The 2020-21 financial year budget reading shows that Bhutan has a tough financial year ahead, especially in a country where the government is by far the largest mover of the economy as a large chunk of GDP growth still depends on government expenditure.
With the COVID-19 impact GDP growth rate in this FY is expected to come down to a record low of 0.97 percent and domestic revenue will decline by 14 percent.
The fiscal deficit will be on the higher side at 7.36 percent.
However, in what is a COVID-19 budget, the government, despite limited resources, has front rolled many 12th plan activities and others with the result that the budget is still substantial with a larger capital outlay to build more roads, water supply and other projects.
It is also good that the government has carried out cost cutting measures like asking agencies to be accountable for their TA/DA expenses among others.
The increased expenditure by the budget along with Druk Gyalpo’s Relief Kidu to ensure no one goes hungry, loan interest waiver Kidu, fiscal and other monetary measures should provide an important cushion or life jacket in what will be stormy seas for the coming financial year.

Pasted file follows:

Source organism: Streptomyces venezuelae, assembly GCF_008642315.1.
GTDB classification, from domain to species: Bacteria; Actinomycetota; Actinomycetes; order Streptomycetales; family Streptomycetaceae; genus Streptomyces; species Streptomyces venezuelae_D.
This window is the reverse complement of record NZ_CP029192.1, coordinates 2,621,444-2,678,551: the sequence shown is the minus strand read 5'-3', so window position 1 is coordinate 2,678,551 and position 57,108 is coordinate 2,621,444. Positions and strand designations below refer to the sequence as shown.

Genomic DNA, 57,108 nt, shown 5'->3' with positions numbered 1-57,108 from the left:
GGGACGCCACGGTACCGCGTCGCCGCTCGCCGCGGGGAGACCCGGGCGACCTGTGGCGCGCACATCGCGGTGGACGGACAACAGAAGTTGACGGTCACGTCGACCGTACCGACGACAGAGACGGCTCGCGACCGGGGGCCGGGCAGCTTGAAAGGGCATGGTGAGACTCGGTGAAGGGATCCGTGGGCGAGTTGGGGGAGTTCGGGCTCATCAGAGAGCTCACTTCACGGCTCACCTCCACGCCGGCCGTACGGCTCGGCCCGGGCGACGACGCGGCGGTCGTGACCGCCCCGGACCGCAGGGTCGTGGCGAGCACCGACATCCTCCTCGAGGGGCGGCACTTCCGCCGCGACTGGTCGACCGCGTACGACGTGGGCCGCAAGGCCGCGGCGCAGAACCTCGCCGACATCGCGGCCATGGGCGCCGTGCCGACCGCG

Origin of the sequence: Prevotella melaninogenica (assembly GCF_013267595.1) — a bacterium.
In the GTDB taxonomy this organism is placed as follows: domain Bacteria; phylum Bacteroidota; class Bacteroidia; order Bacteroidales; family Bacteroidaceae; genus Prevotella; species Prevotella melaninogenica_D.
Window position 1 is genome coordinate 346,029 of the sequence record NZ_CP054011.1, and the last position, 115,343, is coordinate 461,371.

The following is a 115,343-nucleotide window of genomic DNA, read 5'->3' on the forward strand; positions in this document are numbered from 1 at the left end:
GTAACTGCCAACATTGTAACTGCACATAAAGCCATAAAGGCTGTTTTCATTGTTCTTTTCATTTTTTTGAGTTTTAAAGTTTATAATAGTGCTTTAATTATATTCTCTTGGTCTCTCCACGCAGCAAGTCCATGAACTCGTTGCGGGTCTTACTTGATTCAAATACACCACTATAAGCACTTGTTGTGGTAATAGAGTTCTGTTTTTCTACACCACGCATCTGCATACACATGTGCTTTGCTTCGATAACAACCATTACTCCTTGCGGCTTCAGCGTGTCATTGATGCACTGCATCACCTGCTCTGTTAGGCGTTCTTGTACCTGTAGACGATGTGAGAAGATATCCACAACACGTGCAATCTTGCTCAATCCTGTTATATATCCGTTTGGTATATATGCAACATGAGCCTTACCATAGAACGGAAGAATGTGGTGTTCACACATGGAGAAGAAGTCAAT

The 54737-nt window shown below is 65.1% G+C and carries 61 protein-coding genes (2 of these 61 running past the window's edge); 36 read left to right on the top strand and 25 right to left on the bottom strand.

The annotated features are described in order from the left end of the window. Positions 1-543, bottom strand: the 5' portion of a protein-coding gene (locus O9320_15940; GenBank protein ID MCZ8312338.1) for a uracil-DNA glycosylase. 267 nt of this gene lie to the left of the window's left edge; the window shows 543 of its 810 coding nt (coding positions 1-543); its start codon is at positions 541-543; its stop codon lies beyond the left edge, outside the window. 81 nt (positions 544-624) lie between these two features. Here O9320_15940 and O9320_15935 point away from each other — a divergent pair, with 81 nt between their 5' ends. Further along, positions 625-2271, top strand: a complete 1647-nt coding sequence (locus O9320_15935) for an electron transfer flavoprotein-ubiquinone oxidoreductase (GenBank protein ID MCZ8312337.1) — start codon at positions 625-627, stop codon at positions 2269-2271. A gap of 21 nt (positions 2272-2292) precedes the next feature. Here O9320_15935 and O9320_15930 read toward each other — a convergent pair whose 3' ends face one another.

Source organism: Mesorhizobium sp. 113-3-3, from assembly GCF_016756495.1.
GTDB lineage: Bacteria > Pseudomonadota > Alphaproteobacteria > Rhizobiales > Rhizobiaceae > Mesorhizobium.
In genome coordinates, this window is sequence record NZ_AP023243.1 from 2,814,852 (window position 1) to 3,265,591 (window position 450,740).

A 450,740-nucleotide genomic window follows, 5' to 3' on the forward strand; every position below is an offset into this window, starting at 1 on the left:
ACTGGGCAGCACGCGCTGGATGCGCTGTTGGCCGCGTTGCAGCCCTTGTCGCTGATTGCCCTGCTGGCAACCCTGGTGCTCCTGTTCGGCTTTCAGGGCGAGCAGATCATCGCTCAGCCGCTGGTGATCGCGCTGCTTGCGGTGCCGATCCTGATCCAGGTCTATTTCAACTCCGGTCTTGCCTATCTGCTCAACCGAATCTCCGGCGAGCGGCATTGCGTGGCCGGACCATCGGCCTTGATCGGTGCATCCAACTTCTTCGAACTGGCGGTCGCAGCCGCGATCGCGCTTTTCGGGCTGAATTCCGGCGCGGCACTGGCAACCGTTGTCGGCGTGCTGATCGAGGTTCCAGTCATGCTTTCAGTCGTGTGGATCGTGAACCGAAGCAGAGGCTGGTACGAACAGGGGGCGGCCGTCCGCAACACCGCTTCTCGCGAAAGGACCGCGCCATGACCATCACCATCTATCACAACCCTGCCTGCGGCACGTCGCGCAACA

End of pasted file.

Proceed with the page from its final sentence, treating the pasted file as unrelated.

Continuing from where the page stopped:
It does not look like the challenges are going to get any easier as there is an explosion of cases in the neighbourhood and especially in India and its bordering states of Assam and West Bengal.
The main focus has to be on preventing community transmission from coming into Bhutan until there is a cure or vaccine.
Bhutan, under the leadership of His Majesty The King, has been successful in becoming an international success story for COVID-19 management and we must keep up this great work.
At the same time, as COVID-19 becomes a long-term reality for the world and Bhutan, we must learn how to adapt to the economic impacts caused by the virus.
One positive way of looking at it is a huge opportunity and potential to develop our agriculture, professionalize our construction industry, enhance Digital Bhutan, develop our tourism products, strengthen our health system and more.
This is no time to be morose, but we should roll up our sleeves as there is plenty of work to be done in such difficult but interesting times.
“In the midst of every crisis, lies great opportunity”